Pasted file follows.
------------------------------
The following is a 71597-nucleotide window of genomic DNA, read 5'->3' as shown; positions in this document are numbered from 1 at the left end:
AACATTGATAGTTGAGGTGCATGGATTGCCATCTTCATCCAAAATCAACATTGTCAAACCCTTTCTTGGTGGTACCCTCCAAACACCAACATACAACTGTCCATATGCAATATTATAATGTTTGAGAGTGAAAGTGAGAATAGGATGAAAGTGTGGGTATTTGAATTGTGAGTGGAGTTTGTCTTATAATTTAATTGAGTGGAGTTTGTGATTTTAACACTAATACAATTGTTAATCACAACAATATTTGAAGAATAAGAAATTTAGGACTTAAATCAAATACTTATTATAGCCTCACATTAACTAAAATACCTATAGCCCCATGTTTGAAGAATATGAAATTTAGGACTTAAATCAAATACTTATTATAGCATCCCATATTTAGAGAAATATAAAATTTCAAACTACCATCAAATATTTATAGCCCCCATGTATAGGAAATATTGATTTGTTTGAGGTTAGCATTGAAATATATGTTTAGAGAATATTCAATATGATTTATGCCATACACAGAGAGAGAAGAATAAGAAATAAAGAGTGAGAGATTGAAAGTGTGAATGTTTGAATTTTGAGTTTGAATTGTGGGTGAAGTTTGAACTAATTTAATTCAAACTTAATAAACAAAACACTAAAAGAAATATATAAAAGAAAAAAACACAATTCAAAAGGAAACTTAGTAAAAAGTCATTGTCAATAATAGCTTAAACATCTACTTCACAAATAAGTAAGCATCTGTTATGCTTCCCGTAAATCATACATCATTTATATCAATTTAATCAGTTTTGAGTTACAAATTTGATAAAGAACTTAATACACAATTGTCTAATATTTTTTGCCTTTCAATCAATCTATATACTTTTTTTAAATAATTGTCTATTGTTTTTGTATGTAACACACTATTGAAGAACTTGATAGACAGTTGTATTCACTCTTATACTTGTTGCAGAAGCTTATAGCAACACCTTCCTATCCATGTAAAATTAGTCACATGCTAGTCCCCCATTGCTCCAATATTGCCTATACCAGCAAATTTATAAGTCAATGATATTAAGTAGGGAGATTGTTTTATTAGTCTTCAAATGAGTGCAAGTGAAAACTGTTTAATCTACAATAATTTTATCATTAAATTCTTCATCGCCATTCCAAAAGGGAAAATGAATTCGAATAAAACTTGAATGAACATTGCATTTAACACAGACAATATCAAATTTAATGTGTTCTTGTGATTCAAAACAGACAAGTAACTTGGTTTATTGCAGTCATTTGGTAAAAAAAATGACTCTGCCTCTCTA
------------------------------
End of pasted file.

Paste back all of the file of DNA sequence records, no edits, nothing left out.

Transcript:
The following is a 71597-nucleotide window of genomic DNA, read 5'->3' as shown; positions in this document are numbered from 1 at the left end:
AACATTGATAGTTGAGGTGCATGGATTGCCATCTTCATCCAAAATCAACATTGTCAAACCCTTTCTTGGTGGTACCCTCCAAACACCAACATACAACTGTCCATATGCAATATTATAATGTTTGAGAGTGAAAGTGAGAATAGGATGAAAGTGTGGGTATTTGAATTGTGAGTGGAGTTTGTCTTATAATTTAATTGAGTGGAGTTTGTGATTTTAACACTAATACAATTGTTAATCACAACAATATTTGAAGAATAAGAAATTTAGGACTTAAATCAAATACTTATTATAGCCTCACATTAACTAAAATACCTATAGCCCCATGTTTGAAGAATATGAAATTTAGGACTTAAATCAAATACTTATTATAGCATCCCATATTTAGAGAAATATAAAATTTCAAACTACCATCAAATATTTATAGCCCCCATGTATAGGAAATATTGATTTGTTTGAGGTTAGCATTGAAATATATGTTTAGAGAATATTCAATATGATTTATGCCATACACAGAGAGAGAAGAATAAGAAATAAAGAGTGAGAGATTGAAAGTGTGAATGTTTGAATTTTGAGTTTGAATTGTGGGTGAAGTTTGAACTAATTTAATTCAAACTTAATAAACAAAACACTAAAAGAAATATATAAAAGAAAAAAACACAATTCAAAAGGAAACTTAGTAAAAAGTCATTGTCAATAATAGCTTAAACATCTACTTCACAAATAAGTAAGCATCTGTTATGCTTCCCGTAAATCATACATCATTTATATCAATTTAATCAGTTTTGAGTTACAAATTTGATAAAGAACTTAATACACAATTGTCTAATATTTTTTGCCTTTCAATCAATCTATATACTTTTTTTAAATAATTGTCTATTGTTTTTGTATGTAACACACTATTGAAGAACTTGATAGACAGTTGTATTCACTCTTATACTTGTTGCAGAAGCTTATAGCAACACCTTCCTATCCATGTAAAATTAGTCACATGCTAGTCCCCCATTGCTCCAATATTGCCTATACCAGCAAATTTATAAGTCAATGATATTAAGTAGGGAGATTGTTTTATTAGTCTTCAAATGAGTGCAAGTGAAAACTGTTTAATCTACAATAATTTTATCATTAAATTCTTCATCGCCATTCCAAAAGGGAAAATGAATTCGAATAAAACTTGAATGAACATTGCATTTAACACAGACAATATCAAATTTAATGTGTTCTTGTGATTCAAAACAGACAAGTAACTTGGTTTATTGCAGTCATTTGGTAAAAAAAATGACTCTGCCTCTCTA